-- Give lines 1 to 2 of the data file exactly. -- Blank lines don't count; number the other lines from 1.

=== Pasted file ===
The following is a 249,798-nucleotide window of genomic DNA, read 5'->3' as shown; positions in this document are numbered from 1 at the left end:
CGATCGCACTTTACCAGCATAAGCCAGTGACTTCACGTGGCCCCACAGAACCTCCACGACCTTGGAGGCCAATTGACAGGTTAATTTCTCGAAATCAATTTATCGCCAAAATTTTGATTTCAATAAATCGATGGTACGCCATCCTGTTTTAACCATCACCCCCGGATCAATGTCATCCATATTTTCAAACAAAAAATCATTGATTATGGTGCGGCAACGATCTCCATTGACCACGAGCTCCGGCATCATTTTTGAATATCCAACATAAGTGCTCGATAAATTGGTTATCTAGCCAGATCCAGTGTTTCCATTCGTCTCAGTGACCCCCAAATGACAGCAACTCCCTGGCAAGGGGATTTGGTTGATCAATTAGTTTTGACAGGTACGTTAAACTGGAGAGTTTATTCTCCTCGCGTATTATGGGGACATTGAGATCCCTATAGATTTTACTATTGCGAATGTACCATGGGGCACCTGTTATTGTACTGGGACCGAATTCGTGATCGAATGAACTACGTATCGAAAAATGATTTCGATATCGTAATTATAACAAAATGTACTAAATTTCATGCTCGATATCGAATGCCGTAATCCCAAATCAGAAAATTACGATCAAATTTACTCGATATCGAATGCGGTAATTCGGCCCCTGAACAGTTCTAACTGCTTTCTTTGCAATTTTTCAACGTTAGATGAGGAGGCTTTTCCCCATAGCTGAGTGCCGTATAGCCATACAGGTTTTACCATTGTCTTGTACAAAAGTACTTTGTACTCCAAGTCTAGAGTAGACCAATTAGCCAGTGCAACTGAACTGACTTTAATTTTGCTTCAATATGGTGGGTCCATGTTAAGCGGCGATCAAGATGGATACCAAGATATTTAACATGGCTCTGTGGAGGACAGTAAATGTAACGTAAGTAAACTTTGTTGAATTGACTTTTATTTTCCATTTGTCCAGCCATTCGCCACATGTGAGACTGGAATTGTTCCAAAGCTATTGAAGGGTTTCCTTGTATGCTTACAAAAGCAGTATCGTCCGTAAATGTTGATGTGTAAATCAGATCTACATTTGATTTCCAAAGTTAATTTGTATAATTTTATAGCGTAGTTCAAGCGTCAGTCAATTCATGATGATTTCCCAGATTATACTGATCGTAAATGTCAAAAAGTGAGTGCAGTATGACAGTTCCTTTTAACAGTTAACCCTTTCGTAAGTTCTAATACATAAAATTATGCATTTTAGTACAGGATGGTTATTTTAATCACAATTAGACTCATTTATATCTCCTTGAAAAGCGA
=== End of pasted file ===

The following is a 249,798-nucleotide window of genomic DNA, read 5'->3' as shown; positions in this document are numbered from 1 at the left end:
CGATCGCACTTTACCAGCATAAGCCAGTGACTTCACGTGGCCCCACAGAACCTCCACGACCTTGGAGGCCAATTGACAGGTTAATTTCTCGAAATCAATTTATCGCCAAAATTTTGATTTCAATAAATCGATGGTACGCCATCCTGTTTTAACCATCACCCCCGGATCAATGTCATCCATATTTTCAAACAAAAAATCATTGATTATGGTGCGGCAACGATCTCCATTGACCACGAGCTCCGGCATCATTTTTGAATATCCAACATAAGTGCTCGATAAATTGGTTATCTAGCCAGATCCAGTGTTTCCATTCGTCTCAGTGACCCCCAAATGACAGCAACTCCCTGGCAAGGGGATTTGGTTGATCAATTAGTTTTGACAGGTACGTTAAACTGGAGAGTTTATTCTCCTCGCGTATTATGGGGACATTGAGATCCCTATAGATTTTACTATTGCGAATGTACCATGGGGCACCTGTTATTGTACTGGGACCGAATTCGTGATCGAATGAACTACGTATCGAAAAATGATTTCGATATCGTAATTATAACAAAATGTACTAAATTTCATGCTCGATATCGAATGCCGTAATCCCAAATCAGAAAATTACGATCAAATTTACTCGATATCGAATGCGGTAATTCGGCCCCTGAACAGTTCTAACTGCTTTCTTTGCAATTTTTCAACGTTAGATGAGGAGGCTTTTCCCCATAGCTGAGTGCCGTATAGCCATACAGGTTTTACCATTGTCTTGTACAAAAGTACTTTGTACTCCAAGTCTAGAGTAGACCAATTAGCCAGTGCAACTGAACTGACTTTAATTTTGCTTCAATATGGTGGGTCCATGTTAAGCGGCGATCAAGATGGATACCAAGATATTTAACATGGCTCTGTGGAGGACAGTAAATGTAACGTAAGTAAACTTTGTTGAATTGACTTTTATTTTCCATTTGTCCAGCCATTCGCCACATGTGAGACTGGAATTGTTCCAAAGCTATTGAAGGGTTTCCTTGTATGCTTACAAAAGCAGTATCGTCCGTAAATGTTGATGTGTAAATCAGATCTACATTTGATTTCCAAAGTTAATTTGTATAATTTTATAGCGTAGTTCAAGCGTCAGTCAATTCATGATGATTTCCCAGATTATACTGATCGTAAATGTCAAAAAGTGAGTGCAGTATGACAGTTCCTTTTAACAGTTAACCCTTTCGTAAGTTCTAATACATAAAATTATGCATTTTAGTACAGGATGGTTATTTTAATCACAATTAGACTCATTTATATCTCCTTGAAAAGCGA